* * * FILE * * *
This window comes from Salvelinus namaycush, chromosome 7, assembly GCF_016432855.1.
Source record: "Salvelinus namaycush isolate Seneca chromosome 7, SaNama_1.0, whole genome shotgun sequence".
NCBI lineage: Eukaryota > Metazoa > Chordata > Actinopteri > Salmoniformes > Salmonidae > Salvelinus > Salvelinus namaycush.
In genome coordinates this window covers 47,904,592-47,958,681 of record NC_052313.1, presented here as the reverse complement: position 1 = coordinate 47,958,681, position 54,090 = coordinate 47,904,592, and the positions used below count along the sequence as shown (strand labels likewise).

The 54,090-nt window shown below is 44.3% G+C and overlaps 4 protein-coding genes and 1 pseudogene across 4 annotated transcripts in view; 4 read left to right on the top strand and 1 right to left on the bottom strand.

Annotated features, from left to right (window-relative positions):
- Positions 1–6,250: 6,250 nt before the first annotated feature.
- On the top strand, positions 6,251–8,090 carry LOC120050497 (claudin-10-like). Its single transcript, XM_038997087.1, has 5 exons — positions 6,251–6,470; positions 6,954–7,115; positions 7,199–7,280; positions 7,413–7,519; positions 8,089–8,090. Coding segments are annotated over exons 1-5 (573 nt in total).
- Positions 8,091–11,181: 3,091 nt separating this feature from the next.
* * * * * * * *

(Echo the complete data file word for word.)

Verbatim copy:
This window comes from Salvelinus namaycush, chromosome 7, assembly GCF_016432855.1.
Source record: "Salvelinus namaycush isolate Seneca chromosome 7, SaNama_1.0, whole genome shotgun sequence".
NCBI lineage: Eukaryota > Metazoa > Chordata > Actinopteri > Salmoniformes > Salmonidae > Salvelinus > Salvelinus namaycush.
In genome coordinates this window covers 47,904,592-47,958,681 of record NC_052313.1, presented here as the reverse complement: position 1 = coordinate 47,958,681, position 54,090 = coordinate 47,904,592, and the positions used below count along the sequence as shown (strand labels likewise).

The 54,090-nt window shown below is 44.3% G+C and overlaps 4 protein-coding genes and 1 pseudogene across 4 annotated transcripts in view; 4 read left to right on the top strand and 1 right to left on the bottom strand.

Annotated features, from left to right (window-relative positions):
- Positions 1–6,250: 6,250 nt before the first annotated feature.
- On the top strand, positions 6,251–8,090 carry LOC120050497 (claudin-10-like). Its single transcript, XM_038997087.1, has 5 exons — positions 6,251–6,470; positions 6,954–7,115; positions 7,199–7,280; positions 7,413–7,519; positions 8,089–8,090. Coding segments are annotated over exons 1-5 (573 nt in total).
- Positions 8,091–11,181: 3,091 nt separating this feature from the next.